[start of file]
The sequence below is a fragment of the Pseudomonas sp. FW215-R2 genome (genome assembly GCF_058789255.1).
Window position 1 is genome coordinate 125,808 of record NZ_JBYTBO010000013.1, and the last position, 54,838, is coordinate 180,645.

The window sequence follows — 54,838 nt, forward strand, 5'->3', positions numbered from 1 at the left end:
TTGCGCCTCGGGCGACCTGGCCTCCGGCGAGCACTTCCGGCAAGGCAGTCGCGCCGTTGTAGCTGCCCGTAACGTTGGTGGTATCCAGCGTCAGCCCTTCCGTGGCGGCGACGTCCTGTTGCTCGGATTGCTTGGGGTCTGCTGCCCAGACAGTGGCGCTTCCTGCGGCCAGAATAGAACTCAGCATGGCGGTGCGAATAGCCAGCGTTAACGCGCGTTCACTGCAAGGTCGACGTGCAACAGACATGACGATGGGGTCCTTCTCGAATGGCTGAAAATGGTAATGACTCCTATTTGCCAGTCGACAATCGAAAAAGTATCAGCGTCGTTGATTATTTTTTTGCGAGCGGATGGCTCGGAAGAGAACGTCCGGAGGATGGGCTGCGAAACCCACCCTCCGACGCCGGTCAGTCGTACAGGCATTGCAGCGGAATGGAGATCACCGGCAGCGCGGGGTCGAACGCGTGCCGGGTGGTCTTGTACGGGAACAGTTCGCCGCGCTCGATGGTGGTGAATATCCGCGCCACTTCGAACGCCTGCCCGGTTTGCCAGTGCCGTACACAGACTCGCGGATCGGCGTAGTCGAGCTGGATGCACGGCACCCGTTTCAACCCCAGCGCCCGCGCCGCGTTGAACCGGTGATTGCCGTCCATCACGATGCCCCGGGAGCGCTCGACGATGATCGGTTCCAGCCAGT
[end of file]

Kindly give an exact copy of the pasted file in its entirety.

The sequence below is a fragment of the Pseudomonas sp. FW215-R2 genome (genome assembly GCF_058789255.1).
Window position 1 is genome coordinate 125,808 of record NZ_JBYTBO010000013.1, and the last position, 54,838, is coordinate 180,645.

The window sequence follows — 54,838 nt, forward strand, 5'->3', positions numbered from 1 at the left end:
TTGCGCCTCGGGCGACCTGGCCTCCGGCGAGCACTTCCGGCAAGGCAGTCGCGCCGTTGTAGCTGCCCGTAACGTTGGTGGTATCCAGCGTCAGCCCTTCCGTGGCGGCGACGTCCTGTTGCTCGGATTGCTTGGGGTCTGCTGCCCAGACAGTGGCGCTTCCTGCGGCCAGAATAGAACTCAGCATGGCGGTGCGAATAGCCAGCGTTAACGCGCGTTCACTGCAAGGTCGACGTGCAACAGACATGACGATGGGGTCCTTCTCGAATGGCTGAAAATGGTAATGACTCCTATTTGCCAGTCGACAATCGAAAAAGTATCAGCGTCGTTGATTATTTTTTTGCGAGCGGATGGCTCGGAAGAGAACGTCCGGAGGATGGGCTGCGAAACCCACCCTCCGACGCCGGTCAGTCGTACAGGCATTGCAGCGGAATGGAGATCACCGGCAGCGCGGGGTCGAACGCGTGCCGGGTGGTCTTGTACGGGAACAGTTCGCCGCGCTCGATGGTGGTGAATATCCGCGCCACTTCGAACGCCTGCCCGGTTTGCCAGTGCCGTACACAGACTCGCGGATCGGCGTAGTCGAGCTGGATGCACGGCACCCGTTTCAACCCCAGCGCCCGCGCCGCGTTGAACCGGTGATTGCCGTCCATCACGATGCCCCGGGAGCGCTCGACGATGATCGGTTCCAGCCAGT